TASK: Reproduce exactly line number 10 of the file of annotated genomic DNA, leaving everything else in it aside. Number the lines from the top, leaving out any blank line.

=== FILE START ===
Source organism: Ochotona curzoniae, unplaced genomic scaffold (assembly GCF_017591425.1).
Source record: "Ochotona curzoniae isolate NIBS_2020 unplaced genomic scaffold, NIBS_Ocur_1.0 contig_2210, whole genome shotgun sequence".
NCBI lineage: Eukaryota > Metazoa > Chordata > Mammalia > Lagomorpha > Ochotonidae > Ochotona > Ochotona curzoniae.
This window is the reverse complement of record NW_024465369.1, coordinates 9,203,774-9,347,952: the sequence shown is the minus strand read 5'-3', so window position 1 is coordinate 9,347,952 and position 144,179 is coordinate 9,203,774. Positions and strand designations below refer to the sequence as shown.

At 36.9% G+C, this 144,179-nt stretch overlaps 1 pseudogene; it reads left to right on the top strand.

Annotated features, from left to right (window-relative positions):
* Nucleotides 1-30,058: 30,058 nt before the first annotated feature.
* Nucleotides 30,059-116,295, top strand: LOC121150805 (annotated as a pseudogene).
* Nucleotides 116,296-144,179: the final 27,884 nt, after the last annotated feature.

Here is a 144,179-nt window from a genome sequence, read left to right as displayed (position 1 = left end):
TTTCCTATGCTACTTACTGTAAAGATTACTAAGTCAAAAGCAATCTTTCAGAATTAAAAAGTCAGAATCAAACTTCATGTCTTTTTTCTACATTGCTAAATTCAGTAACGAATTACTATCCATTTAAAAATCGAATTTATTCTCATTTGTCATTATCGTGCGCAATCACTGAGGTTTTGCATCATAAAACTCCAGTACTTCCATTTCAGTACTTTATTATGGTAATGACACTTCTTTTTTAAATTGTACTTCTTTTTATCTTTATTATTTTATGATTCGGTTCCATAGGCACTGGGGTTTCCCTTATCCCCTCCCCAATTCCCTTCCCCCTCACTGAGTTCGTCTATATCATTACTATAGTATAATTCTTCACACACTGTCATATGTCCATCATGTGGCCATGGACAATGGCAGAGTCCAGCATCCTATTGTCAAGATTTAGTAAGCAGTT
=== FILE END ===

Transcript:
Here is a 144,179-nt window from a genome sequence, read left to right as displayed (position 1 = left end):